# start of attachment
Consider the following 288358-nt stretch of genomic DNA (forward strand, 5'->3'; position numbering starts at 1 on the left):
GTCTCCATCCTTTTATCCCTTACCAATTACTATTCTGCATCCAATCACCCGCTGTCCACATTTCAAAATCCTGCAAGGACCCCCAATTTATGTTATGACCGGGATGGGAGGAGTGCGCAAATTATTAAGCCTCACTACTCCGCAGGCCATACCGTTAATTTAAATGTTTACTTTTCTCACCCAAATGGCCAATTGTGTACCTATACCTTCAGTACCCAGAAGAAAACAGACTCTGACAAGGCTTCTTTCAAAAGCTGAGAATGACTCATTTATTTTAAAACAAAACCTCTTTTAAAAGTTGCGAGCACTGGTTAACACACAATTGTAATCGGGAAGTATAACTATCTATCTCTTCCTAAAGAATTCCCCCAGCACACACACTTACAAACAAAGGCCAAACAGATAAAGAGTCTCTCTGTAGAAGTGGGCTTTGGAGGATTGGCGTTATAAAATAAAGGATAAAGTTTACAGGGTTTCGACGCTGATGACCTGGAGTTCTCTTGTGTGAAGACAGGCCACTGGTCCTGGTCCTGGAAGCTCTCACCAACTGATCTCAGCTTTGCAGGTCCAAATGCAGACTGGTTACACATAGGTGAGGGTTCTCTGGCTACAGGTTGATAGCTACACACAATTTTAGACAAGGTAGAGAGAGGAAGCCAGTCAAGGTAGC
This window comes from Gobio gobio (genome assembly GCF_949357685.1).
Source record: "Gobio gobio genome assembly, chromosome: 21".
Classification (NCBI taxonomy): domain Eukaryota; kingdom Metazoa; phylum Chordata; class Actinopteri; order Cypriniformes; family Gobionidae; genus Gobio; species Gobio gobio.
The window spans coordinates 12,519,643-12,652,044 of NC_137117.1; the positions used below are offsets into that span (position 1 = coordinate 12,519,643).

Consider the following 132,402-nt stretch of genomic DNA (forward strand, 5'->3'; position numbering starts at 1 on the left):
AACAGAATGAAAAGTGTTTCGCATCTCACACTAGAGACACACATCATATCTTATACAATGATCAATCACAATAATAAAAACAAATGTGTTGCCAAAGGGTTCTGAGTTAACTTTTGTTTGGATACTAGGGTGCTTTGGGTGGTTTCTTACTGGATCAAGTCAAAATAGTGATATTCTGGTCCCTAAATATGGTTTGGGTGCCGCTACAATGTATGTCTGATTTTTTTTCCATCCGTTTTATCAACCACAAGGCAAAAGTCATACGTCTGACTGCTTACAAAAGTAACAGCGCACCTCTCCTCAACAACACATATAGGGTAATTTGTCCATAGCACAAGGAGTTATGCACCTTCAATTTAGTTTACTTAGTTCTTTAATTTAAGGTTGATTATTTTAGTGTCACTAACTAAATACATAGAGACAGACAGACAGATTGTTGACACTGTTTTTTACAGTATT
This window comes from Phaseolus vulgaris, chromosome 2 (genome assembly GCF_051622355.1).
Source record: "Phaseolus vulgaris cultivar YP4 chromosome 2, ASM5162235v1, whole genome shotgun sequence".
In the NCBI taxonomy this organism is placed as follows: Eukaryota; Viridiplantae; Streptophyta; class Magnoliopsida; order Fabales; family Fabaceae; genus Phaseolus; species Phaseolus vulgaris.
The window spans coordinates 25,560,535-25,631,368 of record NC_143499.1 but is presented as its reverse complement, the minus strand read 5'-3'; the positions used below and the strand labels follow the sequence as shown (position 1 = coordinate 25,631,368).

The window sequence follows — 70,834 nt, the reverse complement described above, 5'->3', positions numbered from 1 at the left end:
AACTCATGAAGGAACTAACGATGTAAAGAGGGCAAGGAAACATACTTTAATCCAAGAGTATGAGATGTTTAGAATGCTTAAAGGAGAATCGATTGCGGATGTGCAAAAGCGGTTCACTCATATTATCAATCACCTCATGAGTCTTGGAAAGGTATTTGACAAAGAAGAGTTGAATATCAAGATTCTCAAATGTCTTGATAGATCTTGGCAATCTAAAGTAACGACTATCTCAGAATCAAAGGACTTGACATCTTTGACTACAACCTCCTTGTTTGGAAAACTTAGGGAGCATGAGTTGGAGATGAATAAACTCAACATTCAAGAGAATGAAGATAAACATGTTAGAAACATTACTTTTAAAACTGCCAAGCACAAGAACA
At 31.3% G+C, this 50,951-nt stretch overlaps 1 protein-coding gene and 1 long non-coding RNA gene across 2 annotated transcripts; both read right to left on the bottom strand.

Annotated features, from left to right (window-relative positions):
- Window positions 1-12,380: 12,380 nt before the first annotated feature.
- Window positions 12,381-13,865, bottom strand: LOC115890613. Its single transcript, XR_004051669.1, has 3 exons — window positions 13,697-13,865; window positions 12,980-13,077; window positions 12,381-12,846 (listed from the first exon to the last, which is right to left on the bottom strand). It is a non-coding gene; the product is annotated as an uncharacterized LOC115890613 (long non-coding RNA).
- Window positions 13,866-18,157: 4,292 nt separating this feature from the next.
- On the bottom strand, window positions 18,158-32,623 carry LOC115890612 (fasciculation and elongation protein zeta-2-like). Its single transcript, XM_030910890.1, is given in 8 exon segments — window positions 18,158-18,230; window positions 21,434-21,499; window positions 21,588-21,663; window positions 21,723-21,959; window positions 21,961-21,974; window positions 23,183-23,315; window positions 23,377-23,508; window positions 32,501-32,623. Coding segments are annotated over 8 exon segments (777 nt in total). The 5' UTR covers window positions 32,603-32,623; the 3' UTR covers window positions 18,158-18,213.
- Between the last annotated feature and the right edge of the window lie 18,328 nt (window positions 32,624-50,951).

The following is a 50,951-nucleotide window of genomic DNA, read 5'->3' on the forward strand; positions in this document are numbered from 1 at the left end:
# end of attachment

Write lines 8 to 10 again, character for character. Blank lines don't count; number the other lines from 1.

AACAGAATGAAAAGTGTTTCGCATCTCACACTAGAGACACACATCATATCTTATACAATGATCAATCACAATAATAAAAACAAATGTGTTGCCAAAGGGTTCTGAGTTAACTTTTGTTTGGATACTAGGGTGCTTTGGGTGGTTTCTTACTGGATCAAGTCAAAATAGTGATATTCTGGTCCCTAAATATGGTTTGGGTGCCGCTACAATGTATGTCTGATTTTTTTTCCATCCGTTTTATCAACCACAAGGCAAAAGTCATACGTCTGACTGCTTACAAAAGTAACAGCGCACCTCTCCTCAACAACACATATAGGGTAATTTGTCCATAGCACAAGGAGTTATGCACCTTCAATTTAGTTTACTTAGTTCTTTAATTTAAGGTTGATTATTTTAGTGTCACTAACTAAATACATAGAGACAGACAGACAGATTGTTGACACTGTTTTTTACAGTATT
This window comes from Phaseolus vulgaris, chromosome 2 (genome assembly GCF_051622355.1).
Source record: "Phaseolus vulgaris cultivar YP4 chromosome 2, ASM5162235v1, whole genome shotgun sequence".